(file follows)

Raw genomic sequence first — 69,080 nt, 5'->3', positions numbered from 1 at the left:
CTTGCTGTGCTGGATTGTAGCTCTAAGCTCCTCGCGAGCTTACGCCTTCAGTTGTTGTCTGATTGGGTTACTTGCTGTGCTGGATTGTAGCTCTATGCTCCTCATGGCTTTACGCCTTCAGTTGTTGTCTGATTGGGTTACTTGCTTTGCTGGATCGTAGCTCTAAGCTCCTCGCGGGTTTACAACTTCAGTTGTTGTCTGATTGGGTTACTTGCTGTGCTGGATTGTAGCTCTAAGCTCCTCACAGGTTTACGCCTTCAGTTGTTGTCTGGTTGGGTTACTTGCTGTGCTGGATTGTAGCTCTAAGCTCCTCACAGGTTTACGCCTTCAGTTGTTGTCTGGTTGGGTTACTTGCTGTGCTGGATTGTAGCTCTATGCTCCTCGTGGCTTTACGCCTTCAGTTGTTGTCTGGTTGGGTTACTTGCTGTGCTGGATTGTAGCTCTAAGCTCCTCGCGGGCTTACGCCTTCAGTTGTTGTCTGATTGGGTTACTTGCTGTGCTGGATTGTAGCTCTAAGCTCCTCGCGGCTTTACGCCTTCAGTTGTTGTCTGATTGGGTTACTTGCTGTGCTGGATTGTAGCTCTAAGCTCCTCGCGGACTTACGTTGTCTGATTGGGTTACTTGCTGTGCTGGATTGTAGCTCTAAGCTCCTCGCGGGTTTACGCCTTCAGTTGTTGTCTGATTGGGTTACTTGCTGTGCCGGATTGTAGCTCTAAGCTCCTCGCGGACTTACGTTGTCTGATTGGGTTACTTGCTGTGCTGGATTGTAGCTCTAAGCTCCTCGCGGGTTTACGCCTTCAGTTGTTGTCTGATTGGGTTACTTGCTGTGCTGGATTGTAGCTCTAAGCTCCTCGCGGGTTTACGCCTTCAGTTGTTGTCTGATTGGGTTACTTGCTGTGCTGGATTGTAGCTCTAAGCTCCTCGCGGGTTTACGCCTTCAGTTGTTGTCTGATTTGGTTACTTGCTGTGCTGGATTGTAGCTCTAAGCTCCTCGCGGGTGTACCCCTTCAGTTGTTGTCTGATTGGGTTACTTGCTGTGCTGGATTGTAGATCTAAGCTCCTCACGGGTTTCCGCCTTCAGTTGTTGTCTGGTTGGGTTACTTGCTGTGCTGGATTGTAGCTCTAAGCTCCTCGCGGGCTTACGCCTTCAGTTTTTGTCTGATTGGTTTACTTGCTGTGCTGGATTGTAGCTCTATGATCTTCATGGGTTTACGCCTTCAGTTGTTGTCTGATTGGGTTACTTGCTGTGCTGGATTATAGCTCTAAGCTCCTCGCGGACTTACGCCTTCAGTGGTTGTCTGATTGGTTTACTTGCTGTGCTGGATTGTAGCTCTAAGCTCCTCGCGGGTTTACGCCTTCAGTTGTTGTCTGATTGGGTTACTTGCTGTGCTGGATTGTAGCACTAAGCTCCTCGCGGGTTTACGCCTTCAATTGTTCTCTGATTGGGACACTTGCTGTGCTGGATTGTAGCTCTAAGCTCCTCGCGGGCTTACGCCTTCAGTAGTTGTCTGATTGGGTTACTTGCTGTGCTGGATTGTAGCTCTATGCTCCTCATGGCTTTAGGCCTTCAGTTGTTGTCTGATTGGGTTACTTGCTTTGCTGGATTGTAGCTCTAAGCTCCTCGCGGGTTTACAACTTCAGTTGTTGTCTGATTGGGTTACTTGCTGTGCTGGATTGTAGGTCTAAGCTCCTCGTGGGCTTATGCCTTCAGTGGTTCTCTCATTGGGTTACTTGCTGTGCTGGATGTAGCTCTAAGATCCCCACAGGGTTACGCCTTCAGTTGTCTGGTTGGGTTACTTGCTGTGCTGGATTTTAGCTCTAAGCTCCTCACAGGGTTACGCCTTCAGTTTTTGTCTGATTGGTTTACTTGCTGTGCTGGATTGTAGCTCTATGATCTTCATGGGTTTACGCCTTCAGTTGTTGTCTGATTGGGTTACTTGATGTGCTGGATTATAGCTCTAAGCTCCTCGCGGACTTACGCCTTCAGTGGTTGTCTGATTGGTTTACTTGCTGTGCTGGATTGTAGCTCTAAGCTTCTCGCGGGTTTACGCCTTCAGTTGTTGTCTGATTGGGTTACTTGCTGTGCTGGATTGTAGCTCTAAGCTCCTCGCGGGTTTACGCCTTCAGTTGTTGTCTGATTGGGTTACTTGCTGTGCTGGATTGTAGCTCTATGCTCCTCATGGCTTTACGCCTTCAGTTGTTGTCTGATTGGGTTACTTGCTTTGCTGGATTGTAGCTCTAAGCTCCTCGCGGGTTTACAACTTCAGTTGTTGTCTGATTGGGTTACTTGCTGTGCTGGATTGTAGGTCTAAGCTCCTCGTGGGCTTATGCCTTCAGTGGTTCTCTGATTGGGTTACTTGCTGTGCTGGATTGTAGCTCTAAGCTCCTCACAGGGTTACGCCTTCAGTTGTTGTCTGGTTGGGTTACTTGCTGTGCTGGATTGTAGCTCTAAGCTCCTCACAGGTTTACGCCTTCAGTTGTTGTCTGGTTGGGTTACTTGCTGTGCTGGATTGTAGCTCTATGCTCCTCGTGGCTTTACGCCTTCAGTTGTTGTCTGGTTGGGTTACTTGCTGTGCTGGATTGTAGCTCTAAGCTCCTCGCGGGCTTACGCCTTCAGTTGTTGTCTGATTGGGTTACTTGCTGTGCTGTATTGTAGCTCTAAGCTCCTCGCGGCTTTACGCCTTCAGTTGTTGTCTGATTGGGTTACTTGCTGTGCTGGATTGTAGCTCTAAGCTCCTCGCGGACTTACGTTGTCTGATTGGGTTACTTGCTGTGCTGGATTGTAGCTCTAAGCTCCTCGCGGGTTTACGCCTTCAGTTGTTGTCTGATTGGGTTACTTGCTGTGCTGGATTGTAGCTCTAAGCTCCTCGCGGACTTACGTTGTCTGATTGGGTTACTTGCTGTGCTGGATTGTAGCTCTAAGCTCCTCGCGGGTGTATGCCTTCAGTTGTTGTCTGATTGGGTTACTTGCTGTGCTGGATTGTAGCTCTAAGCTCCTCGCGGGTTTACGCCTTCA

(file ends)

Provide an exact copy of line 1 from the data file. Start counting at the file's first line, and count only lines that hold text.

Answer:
Raw genomic sequence first — 69,080 nt, 5'->3', positions numbered from 1 at the left: